Members  of Grandma’s family were murdered in the war. (See Blog about Speaking Yiddish below.).  I have not been able to find everyone.  But since the names Manes and Szenk were the surnames of her parents, I will claim all the Jewish people who lived in Boleslawiec who perished and had those surnames or maiden names.  I cannot claim for sure that they are related to me.  But in a town with just 100 Jewish members, I feel a strong level of confidence that they are my family.

Moshe Schenk and his wife, Yenta Fridel Schenk, from Boleslawiec died in the Chelmo Death Camp in Poland in 1942.  Moshe’ siblings died as well:  Hana Leah and Bluma, also Bluma’s daughter Sara.  Two people wrote testimony for Moshe Schenk/Mosze Szenk: an uncle and a cousin.  That cousin also left testimony for Hana Leah, while the daughter/sister of Bluma and Sara, left testimony of their murders.

Many people who died in Chelmo were transferred there from the Lodz Ghetto in 1942.  So I will assume that these relatives were taken from Boleslawiec, to the Lodz Ghetto before their murders at Chelmo.  The Lodz Ghetto was the second largest ghetto in Poland.  Later, when the ghetto was destroyed in August 1944, many were taken to Auschwitz as well. Of the 68,000 Jews who were imprisoned there, 877 Jews remained hidden and were liberated by the Russians. When the war was over, only 10,000 Jews of Lodz Province remained alive. (Wikipedia).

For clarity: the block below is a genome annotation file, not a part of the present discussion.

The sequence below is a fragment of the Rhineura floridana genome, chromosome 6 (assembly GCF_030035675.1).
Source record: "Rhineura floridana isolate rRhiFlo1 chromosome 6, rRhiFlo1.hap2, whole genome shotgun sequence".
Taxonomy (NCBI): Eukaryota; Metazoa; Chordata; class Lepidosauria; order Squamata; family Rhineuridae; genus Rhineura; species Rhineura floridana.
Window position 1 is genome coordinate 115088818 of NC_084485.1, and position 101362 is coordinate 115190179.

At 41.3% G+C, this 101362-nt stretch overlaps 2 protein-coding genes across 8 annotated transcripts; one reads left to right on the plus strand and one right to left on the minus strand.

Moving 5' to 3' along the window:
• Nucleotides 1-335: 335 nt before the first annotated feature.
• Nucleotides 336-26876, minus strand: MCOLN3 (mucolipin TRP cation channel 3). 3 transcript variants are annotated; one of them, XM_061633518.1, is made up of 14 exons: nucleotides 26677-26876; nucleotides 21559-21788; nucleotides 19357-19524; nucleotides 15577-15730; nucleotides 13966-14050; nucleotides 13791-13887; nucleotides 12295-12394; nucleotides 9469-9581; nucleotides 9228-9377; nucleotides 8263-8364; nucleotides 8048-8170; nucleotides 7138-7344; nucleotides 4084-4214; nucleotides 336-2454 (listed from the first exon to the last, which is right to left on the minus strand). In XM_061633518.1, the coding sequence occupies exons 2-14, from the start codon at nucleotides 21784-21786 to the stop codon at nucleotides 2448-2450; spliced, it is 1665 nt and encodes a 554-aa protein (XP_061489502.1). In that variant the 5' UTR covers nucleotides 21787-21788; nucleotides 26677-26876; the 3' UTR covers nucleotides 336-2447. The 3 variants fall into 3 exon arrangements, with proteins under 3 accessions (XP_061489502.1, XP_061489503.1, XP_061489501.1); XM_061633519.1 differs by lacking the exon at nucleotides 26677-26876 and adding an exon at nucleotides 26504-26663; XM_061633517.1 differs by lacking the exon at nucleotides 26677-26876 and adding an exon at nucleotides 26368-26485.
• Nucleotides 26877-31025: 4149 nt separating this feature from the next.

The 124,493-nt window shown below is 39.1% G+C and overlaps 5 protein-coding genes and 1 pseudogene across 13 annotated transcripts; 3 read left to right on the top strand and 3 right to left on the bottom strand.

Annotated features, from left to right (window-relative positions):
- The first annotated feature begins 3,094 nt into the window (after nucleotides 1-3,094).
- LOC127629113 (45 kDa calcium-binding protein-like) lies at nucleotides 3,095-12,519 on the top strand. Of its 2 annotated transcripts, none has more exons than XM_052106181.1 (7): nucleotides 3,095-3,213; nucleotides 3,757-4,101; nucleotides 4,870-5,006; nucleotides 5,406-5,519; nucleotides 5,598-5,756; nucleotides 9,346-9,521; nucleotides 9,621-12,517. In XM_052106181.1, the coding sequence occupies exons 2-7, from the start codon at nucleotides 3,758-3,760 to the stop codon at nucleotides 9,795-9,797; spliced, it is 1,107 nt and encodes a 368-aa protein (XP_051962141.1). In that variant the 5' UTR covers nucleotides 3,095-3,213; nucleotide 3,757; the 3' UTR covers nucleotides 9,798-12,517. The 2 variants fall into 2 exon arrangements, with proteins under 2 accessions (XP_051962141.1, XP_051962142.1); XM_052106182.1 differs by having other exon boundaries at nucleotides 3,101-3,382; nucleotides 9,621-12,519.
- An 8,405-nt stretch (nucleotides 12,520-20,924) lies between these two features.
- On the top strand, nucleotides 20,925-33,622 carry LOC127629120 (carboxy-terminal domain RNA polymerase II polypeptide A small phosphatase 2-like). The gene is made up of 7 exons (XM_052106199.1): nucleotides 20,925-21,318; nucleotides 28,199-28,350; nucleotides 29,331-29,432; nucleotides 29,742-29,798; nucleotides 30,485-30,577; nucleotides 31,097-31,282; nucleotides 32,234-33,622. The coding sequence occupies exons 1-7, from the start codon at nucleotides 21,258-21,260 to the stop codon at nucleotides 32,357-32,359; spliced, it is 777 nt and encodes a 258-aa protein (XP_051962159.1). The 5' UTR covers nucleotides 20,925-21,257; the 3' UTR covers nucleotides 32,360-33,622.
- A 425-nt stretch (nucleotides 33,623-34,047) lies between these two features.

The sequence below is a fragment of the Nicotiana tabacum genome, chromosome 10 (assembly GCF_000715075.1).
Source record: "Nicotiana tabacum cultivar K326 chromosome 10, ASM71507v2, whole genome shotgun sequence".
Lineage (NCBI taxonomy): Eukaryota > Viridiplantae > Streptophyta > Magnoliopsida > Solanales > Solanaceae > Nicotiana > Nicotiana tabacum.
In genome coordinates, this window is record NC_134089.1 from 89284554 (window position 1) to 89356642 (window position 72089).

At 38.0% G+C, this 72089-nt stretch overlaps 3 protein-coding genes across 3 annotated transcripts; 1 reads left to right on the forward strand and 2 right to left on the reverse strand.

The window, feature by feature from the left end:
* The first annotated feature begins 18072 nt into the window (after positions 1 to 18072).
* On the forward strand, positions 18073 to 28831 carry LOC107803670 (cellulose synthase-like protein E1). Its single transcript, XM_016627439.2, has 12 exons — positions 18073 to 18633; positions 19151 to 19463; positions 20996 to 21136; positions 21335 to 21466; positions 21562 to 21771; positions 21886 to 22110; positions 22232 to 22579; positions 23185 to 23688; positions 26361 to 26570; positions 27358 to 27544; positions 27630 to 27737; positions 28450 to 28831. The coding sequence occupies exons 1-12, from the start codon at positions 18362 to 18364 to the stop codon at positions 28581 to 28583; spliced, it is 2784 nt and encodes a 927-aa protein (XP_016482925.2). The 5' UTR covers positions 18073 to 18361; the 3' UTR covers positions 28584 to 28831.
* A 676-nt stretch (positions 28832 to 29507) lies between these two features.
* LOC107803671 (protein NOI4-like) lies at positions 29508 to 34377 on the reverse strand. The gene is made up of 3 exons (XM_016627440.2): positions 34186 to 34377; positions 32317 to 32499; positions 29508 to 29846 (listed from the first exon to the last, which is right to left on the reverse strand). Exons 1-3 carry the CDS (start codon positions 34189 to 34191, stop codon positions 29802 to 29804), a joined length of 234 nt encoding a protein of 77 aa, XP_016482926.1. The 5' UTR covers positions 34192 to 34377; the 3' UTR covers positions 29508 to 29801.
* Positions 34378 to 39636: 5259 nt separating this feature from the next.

Besides my Szenk/Schenk family who were murdered, there were at least four members of the Manes family killed: Franka Manes and three of her adult children: Sara, Eli and Reize.  Their sister entered the testimony in Yad VaShem.

I know that others perished as well because I met some of the survivors of Boleslawiec. I still cannot find their names, and that truly disturbs me. But the Manes family was from another small town nearby.  I have not yet completed my research about what happened in that village, but it was also in Lodz.  So I would assume the same route, Lodz Ghetto then Chelmo or Auschwitz.

When people think of the Polish city of Boleslawiec, they think of the beautiful pottery.   And only that.  I wish I could think that way as well.  Blue is my favorite color, and the pottery truly is lovey.  I know people who collect it.

I look at the lovely ceramic heart on my kitchen counter, and I think that it is amazing how a piece of lovely pottery that brings joy to so many people, brings me a feeling of despondency.   It is a symbol to me that people can create beautiful objects,  but carry biased hatred in their hearts. Even allowing that hatred to contribute to the deaths of others.  Unfortunately, I see that hatred rising again and happening today. So I look at the heart and I hope that kindness overcomes hatred.

Three websites, besides Wikipedia,  have helped me in the search about my Grandmother’s family who lived in Boleslawiec, Poland, located in the Province of Lodz.   Thank you to Jewish Gen; Vtrual Shtel; and my obsession, the Yad VaShem Database.